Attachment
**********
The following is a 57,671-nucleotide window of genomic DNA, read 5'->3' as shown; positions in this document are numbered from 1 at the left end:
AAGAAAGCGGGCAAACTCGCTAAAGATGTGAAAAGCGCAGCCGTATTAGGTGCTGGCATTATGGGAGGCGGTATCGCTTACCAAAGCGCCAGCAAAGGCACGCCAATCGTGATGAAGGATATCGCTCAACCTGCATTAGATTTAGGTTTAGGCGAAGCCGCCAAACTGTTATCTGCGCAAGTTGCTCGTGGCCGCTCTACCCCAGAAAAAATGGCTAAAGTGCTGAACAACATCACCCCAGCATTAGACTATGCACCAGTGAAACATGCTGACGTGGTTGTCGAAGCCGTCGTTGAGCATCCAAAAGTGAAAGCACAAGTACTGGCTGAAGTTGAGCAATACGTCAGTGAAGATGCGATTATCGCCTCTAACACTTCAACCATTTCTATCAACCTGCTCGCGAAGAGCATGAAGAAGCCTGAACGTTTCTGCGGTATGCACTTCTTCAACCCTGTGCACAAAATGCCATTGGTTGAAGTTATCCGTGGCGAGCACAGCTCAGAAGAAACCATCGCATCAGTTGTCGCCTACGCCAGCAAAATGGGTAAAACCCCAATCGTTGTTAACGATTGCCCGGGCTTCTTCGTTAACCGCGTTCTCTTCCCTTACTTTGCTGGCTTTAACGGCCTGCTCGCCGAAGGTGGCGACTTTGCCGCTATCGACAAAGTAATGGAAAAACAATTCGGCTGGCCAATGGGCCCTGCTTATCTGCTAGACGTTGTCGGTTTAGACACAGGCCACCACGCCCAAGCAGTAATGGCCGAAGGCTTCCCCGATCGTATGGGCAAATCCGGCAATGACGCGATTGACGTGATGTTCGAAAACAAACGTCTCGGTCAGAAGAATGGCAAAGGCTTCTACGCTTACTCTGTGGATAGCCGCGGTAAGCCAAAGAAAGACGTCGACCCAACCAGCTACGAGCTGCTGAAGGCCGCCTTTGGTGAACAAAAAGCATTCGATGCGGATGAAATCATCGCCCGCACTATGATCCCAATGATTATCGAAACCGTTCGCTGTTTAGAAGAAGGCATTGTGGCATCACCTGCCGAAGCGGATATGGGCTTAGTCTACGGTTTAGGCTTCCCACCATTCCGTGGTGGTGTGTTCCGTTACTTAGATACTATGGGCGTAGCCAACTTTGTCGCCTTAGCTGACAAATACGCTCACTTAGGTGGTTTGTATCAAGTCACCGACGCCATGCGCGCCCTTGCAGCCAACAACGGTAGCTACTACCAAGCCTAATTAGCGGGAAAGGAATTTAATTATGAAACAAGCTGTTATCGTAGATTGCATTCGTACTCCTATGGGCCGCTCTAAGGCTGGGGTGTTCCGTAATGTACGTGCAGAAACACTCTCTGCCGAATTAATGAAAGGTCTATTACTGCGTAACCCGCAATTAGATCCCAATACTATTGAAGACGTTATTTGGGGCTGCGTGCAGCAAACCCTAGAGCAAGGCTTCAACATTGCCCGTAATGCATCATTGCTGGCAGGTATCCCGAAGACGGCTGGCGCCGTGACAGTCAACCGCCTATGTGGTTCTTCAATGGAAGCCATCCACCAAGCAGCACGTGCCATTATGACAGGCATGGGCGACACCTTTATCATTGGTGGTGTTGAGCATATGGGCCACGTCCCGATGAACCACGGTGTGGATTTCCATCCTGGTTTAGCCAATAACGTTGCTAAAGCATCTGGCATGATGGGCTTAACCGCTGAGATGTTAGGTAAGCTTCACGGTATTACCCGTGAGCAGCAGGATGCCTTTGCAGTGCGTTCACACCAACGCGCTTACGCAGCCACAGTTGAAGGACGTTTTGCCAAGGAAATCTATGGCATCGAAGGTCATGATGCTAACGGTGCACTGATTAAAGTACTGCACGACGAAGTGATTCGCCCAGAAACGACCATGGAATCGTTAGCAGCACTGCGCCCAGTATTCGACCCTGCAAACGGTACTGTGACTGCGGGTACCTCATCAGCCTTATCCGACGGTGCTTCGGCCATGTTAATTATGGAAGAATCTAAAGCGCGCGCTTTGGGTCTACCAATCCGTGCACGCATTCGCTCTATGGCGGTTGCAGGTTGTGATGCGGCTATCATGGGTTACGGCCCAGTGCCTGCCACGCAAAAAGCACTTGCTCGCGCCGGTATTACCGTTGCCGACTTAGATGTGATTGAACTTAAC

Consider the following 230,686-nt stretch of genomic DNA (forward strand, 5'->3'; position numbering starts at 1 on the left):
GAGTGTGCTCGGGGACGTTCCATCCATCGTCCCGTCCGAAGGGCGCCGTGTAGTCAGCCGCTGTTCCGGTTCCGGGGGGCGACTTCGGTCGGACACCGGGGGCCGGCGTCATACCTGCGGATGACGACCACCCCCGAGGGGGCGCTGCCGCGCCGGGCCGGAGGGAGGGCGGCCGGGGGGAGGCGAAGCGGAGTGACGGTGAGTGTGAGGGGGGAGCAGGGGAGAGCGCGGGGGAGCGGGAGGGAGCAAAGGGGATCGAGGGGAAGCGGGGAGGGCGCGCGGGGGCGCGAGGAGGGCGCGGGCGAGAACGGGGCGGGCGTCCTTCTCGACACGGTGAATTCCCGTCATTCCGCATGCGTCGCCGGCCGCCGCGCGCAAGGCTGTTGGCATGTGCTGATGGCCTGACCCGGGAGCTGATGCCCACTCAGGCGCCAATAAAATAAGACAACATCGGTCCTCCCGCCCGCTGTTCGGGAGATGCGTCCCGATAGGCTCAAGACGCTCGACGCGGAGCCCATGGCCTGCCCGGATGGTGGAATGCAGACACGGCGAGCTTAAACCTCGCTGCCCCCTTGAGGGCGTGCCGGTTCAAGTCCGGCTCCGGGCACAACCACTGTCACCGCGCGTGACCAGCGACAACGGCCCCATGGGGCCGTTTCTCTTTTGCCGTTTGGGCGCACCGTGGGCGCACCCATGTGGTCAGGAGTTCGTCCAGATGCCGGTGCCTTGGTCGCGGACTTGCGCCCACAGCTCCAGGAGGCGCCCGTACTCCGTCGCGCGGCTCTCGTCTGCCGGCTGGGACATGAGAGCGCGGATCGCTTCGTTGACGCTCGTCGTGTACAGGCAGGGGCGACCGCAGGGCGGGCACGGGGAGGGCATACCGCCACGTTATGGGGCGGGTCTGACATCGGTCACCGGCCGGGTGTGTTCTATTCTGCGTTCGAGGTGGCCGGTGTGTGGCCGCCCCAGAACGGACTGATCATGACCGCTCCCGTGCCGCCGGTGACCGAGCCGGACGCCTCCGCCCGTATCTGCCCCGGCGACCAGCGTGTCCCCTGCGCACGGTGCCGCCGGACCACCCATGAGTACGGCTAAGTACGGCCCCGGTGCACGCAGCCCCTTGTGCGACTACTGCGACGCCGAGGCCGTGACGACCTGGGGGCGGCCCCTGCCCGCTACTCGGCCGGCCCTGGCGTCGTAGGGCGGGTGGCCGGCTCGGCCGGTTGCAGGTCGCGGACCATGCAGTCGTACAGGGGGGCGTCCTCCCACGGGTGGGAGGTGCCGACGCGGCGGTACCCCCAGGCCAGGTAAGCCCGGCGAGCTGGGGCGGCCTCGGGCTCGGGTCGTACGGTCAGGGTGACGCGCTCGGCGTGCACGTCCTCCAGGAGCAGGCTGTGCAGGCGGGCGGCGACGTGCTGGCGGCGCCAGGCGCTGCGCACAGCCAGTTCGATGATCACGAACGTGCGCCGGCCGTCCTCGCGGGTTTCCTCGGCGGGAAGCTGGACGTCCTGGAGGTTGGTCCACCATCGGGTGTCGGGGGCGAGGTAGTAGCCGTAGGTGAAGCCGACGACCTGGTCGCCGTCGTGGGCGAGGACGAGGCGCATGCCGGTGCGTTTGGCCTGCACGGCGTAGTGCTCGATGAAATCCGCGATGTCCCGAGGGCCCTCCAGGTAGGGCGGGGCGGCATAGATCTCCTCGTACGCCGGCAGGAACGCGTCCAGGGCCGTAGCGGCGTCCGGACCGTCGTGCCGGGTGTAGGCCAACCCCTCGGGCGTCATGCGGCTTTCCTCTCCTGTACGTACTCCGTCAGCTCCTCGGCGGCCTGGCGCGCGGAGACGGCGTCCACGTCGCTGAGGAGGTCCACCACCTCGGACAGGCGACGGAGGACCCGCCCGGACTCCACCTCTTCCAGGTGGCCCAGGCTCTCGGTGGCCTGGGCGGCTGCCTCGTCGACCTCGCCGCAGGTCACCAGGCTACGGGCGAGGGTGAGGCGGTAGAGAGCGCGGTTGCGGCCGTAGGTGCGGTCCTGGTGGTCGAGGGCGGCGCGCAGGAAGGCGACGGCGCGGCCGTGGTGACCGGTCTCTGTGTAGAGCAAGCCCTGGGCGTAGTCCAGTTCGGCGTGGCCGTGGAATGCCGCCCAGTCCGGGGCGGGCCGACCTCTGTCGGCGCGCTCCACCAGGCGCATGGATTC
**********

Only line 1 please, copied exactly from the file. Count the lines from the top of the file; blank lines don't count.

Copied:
The following is a 57,671-nucleotide window of genomic DNA, read 5'->3' as shown; positions in this document are numbered from 1 at the left end: